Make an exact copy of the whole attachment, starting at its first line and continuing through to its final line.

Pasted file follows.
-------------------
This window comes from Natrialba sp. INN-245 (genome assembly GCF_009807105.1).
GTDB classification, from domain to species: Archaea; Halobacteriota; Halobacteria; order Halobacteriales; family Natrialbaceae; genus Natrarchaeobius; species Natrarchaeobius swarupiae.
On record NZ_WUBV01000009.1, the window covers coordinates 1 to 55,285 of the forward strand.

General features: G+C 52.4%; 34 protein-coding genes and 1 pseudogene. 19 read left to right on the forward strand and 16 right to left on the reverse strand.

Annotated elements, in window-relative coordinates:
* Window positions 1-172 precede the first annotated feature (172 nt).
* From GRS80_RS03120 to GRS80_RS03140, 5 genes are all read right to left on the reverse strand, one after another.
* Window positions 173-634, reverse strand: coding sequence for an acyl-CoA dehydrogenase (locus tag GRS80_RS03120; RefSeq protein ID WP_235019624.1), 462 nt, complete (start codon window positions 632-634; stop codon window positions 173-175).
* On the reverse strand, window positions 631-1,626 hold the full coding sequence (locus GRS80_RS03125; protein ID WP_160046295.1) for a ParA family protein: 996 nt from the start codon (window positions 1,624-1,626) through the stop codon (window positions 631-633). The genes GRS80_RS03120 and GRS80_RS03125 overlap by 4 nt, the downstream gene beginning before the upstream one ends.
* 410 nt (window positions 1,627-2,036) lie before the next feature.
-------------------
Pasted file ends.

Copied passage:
This window comes from Natrialba sp. INN-245 (genome assembly GCF_009807105.1).
GTDB classification, from domain to species: Archaea; Halobacteriota; Halobacteria; order Halobacteriales; family Natrialbaceae; genus Natrarchaeobius; species Natrarchaeobius swarupiae.
On record NZ_WUBV01000009.1, the window covers coordinates 1 to 55,285 of the forward strand.

General features: G+C 52.4%; 34 protein-coding genes and 1 pseudogene. 19 read left to right on the forward strand and 16 right to left on the reverse strand.

Annotated elements, in window-relative coordinates:
* Window positions 1-172 precede the first annotated feature (172 nt).
* From GRS80_RS03120 to GRS80_RS03140, 5 genes are all read right to left on the reverse strand, one after another.
* Window positions 173-634, reverse strand: coding sequence for an acyl-CoA dehydrogenase (locus tag GRS80_RS03120; RefSeq protein ID WP_235019624.1), 462 nt, complete (start codon window positions 632-634; stop codon window positions 173-175).
* On the reverse strand, window positions 631-1,626 hold the full coding sequence (locus GRS80_RS03125; protein ID WP_160046295.1) for a ParA family protein: 996 nt from the start codon (window positions 1,624-1,626) through the stop codon (window positions 631-633). The genes GRS80_RS03120 and GRS80_RS03125 overlap by 4 nt, the downstream gene beginning before the upstream one ends.
* 410 nt (window positions 1,627-2,036) lie before the next feature.